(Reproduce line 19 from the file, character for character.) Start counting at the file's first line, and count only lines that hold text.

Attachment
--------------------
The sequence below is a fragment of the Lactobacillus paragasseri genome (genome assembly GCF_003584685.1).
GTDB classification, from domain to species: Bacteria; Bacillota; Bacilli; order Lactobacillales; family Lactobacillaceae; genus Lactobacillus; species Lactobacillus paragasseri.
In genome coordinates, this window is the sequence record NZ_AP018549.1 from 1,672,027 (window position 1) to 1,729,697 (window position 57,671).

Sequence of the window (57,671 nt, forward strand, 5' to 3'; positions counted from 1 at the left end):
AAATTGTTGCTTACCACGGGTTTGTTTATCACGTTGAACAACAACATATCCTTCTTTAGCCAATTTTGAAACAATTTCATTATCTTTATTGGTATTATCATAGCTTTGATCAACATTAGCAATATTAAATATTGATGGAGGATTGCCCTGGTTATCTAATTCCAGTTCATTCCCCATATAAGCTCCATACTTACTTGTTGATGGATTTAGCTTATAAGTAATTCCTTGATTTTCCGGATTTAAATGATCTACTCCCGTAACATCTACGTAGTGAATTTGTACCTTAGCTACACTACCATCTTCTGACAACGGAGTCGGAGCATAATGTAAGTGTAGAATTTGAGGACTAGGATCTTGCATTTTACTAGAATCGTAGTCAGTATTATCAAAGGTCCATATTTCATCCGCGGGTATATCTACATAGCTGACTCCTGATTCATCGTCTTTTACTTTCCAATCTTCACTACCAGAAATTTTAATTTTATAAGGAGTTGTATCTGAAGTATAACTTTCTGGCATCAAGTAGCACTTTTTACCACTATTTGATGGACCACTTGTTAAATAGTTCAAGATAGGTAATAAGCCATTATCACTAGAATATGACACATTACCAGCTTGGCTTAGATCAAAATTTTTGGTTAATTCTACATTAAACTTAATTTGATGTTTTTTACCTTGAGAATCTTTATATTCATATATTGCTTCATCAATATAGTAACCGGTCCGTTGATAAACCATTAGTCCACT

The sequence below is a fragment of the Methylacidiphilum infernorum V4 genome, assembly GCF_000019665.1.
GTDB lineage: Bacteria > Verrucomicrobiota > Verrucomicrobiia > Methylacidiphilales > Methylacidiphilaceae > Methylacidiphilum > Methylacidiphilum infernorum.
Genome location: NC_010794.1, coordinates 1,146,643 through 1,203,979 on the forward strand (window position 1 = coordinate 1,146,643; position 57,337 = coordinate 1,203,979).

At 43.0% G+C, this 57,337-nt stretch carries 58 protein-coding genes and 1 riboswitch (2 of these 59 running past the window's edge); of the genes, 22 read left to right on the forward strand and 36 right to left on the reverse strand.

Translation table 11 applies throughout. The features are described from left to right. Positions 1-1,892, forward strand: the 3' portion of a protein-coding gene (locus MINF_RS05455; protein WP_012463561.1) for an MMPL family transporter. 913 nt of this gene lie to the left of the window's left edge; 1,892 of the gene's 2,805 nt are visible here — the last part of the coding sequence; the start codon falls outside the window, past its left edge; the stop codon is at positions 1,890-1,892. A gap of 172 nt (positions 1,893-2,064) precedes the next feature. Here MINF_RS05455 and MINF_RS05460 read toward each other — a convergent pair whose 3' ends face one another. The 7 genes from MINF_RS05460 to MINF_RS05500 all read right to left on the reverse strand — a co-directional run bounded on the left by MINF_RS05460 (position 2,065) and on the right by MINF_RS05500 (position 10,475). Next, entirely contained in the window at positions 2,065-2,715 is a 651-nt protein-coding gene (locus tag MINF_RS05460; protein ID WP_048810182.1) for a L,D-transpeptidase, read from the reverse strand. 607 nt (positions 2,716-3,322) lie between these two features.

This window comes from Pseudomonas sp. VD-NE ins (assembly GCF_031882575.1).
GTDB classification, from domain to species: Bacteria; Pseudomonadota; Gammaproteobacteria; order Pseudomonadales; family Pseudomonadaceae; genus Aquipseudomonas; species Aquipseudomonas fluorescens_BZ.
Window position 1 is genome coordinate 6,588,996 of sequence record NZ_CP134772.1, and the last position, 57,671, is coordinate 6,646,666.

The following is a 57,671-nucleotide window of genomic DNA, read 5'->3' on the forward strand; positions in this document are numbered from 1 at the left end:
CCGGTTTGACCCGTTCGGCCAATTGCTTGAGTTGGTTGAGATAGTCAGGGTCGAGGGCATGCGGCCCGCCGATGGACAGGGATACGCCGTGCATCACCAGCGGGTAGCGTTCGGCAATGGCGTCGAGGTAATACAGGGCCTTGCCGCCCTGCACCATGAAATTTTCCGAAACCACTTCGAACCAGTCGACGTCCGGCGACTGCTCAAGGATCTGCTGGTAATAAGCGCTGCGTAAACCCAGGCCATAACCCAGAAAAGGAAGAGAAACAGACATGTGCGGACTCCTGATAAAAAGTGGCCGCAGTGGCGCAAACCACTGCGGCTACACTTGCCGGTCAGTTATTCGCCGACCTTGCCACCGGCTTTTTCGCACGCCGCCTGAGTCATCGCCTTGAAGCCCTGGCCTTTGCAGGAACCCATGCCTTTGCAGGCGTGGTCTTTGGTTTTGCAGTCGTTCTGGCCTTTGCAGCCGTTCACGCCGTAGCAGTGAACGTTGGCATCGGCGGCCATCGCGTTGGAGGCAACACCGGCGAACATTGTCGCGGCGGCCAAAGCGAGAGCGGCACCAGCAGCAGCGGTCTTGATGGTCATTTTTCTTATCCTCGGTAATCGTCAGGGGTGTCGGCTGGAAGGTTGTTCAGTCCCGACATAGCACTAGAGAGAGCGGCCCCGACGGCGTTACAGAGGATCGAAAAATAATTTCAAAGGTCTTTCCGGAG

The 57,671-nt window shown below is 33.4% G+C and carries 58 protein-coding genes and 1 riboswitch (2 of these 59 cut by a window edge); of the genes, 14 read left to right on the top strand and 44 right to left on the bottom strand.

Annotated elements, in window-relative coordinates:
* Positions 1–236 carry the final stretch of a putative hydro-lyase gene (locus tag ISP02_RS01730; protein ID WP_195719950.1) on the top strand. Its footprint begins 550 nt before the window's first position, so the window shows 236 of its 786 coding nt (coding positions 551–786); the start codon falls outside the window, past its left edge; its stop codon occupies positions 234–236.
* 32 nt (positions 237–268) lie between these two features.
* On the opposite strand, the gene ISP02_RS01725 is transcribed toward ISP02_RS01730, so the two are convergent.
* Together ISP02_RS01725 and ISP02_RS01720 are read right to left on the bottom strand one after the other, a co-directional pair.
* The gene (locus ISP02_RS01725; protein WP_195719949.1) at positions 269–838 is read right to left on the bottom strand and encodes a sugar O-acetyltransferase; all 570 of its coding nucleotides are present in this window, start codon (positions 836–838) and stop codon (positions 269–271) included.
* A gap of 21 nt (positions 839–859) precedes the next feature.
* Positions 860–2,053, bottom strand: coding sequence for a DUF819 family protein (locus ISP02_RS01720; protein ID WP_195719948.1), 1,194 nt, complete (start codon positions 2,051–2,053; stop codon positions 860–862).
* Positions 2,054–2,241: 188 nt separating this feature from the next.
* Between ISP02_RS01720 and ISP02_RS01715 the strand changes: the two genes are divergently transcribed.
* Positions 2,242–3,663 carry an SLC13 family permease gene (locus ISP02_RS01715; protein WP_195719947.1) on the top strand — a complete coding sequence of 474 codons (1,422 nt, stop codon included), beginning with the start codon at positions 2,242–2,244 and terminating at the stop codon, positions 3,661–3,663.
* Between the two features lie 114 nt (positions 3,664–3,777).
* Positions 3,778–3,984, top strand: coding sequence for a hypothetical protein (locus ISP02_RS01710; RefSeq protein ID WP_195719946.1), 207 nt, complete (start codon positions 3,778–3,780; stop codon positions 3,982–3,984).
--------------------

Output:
* 32 nt (positions 237–268) lie between these two features.